Updated: Apr 5, 2019
Estate planning requires consideration of both tax and non-tax issues. In most cases, non-tax issues are more important. Here some basic issues you should consider when visiting your estate planner.
Consider how you want your spouse, your children and others (e.g. your mother) to share in your estate. Do you want to give everything to your spouse and let her/him deal with how your children inherit? How will you and your spouse eventually share your estate with your children? What if you have children of different marriages? Do you want to restrain gifts to younger or disabled beneficiaries by using trusts to prevent premature gifts? Do you want disproportionate gifts to help younger children, disabled children, or poorer children? Do you want to make charitable gifts and if affordable, would it be preferable tax wise to do so during your life? Do you want to empower a trustee to have the flexibility in dealing with gifts to your under aged children and what criteria do you want to impose on that fiduciary? The answers to these questions may not be readily apparent and many make you anxious. But a seasoned estate planner can help you find workable solutions.
Consider who you want to stand in your shoes during periods of disability and on your death. If you are married, you probably want your spouse to assume those responsibilities, but what if she/he is predeceased or disabled? Consider who you want to succeed separately or as co-fiduciaries, and in what order. Fiduciaries include: personal representatives for your estate, trustees over a living or testamentary trust, agents under a power of attorney, guardians for your care and for the care of your children, conservators (court appoint managers of your property if you are disabled and do not have a living trust), and persons who have powers to make health care decisions. These fiduciaries will be the same for these different positions and will be either individuals, banks, trust companies, or a combination. They must be trusted to handle financial matters. Family relatives are sometimes poor choices, if lacking common sense, or ability to withstand pressures from greedy heirs or charlatans, or ability handle financial responsibilities (investment decisions, tax returns, etc.). Again a seasoned estate planner will help you find workable solutions to your choice of fiduciaries.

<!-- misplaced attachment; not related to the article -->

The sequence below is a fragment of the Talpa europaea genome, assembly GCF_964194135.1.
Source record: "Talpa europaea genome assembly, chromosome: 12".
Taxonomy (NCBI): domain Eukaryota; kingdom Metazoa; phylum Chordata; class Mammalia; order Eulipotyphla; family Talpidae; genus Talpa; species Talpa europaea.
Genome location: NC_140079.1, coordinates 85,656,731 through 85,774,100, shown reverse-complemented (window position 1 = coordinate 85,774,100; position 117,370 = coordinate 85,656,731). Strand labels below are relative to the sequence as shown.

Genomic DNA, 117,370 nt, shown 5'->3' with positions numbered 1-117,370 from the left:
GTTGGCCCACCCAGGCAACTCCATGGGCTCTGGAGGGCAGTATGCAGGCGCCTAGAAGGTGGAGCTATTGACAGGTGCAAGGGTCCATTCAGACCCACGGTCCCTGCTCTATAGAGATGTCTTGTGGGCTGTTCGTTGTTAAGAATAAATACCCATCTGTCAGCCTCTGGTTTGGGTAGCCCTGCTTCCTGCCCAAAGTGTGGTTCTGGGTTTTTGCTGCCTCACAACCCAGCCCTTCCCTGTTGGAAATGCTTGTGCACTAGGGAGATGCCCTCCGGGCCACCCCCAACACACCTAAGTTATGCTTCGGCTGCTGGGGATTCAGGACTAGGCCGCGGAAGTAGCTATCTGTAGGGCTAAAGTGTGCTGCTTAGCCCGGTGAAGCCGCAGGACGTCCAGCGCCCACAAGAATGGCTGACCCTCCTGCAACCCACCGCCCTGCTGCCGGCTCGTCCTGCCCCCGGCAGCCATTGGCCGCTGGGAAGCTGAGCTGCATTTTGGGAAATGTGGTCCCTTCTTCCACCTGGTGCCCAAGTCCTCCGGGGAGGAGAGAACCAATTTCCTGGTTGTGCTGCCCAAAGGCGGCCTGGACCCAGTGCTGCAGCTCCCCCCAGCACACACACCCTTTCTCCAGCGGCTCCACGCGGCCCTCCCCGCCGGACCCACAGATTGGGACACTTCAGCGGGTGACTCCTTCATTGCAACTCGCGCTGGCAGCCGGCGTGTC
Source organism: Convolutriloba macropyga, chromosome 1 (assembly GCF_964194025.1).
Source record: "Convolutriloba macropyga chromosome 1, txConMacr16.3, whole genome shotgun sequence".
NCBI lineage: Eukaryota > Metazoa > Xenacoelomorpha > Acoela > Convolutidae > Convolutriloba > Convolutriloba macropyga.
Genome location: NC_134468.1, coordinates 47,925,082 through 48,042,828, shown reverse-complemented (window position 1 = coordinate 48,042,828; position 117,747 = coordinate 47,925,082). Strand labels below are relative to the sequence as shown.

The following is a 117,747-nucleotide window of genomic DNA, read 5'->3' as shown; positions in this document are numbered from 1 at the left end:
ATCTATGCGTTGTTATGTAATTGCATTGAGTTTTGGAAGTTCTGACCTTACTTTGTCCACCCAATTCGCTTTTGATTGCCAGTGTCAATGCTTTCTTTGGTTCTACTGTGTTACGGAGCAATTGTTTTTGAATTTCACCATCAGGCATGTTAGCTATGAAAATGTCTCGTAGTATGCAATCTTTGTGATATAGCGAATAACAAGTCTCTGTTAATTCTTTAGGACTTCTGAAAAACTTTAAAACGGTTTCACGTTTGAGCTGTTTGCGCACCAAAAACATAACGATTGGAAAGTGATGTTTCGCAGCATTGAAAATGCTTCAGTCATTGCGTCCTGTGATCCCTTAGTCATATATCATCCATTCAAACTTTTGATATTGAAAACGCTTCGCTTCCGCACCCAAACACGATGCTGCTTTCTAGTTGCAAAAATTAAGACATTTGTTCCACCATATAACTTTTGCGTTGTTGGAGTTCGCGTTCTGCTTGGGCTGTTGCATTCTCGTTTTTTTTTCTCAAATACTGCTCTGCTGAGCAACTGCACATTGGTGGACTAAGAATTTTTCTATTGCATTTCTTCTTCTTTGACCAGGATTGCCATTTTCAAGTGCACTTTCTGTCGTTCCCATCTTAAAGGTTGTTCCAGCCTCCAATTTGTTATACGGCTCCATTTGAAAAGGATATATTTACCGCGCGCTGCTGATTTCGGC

Do you want your assets sold and then divided among your heirs or do you want certain assets and heirlooms to go to specific persons? Consider how you want a business to continue on your death. Consider if you want to consolidate in a single estate plan how your assets pass on your death. For example, joint tenancy property with the right of survivorship will only pass to the survivor but rarely provides what happens on the death of both joint tenants. Again a seasoned estate planner can help you with these issues.
TAX CONSIDERATIONS-ESTATE/GIFT AND INCOME TAXES
Gifts to your spouse and public charities are tax-free. But an estate and gift tax is imposed on your cumulative lifetime and on death gifts to all others. The federal estate and gift tax became permanent in 2013. However, the estate/gift tax exemption has risen to $5,340,000. If you are rich enough, you could give away $5,340,000 to your children and pay no tax. If you are married, your spouse can do the same thing and your rich children could receive as much as $10,680,000 estate/gift tax-free! The 40% estate/gift tax applies to non-charitable, non-spousal gifts in excess of the $5,340,000 exemption.
You can also make annual non-reportable, tax-free gifts up to $14,000 per year per person, as well as qualified gifts for tuition and medical expenses. Since the $5,340,000 exemption is so high, most people will have no tax incentive to make $14,000 annual gifts to their kids.
Tax wise, you still have important gifting choices that affect both income and estate/gift taxes:
If you gift property to your children during your life, your children will “inherit” your low tax basis. If you wait to make the gift on your death, your children will obtain an income tax basis equal to the value of the property on your death.
If you gift property to your spouse and not your kids, your property will most likely increase in value and that will increase the tax basis your children will receive, when your spouse dies.
Even if you and your spouse have a combined estate under $5,340,000, your estate will likely grow during your surviving spouse’s life. If exceeding the exemption on here death, the surviving spouse’s estate will be taxed. This risk can be minimized by filing an estate tax return on your death, allowing your spouse to “inherit” your unused exemption (called portability) and double-up on exemptions, totaling $10,680,000 instead of $5,340,000, when she/he dies.
If you and your spouse have assets nearing $10,000,000, it may be a good strategy to freeze the value of the first $5,340,000 of your estate, to avoid unwanted appreciation in your spouse’s estate that could pass the exemption on her death.
Prudent estate planning is a process, which involves careful interaction between you and a qualified estate planner. Based on your desires and concerns, your estate planner should be able to offer you choices that help you formulate a workable and cost effective estate plan.
Written by Thomas C. Morrison.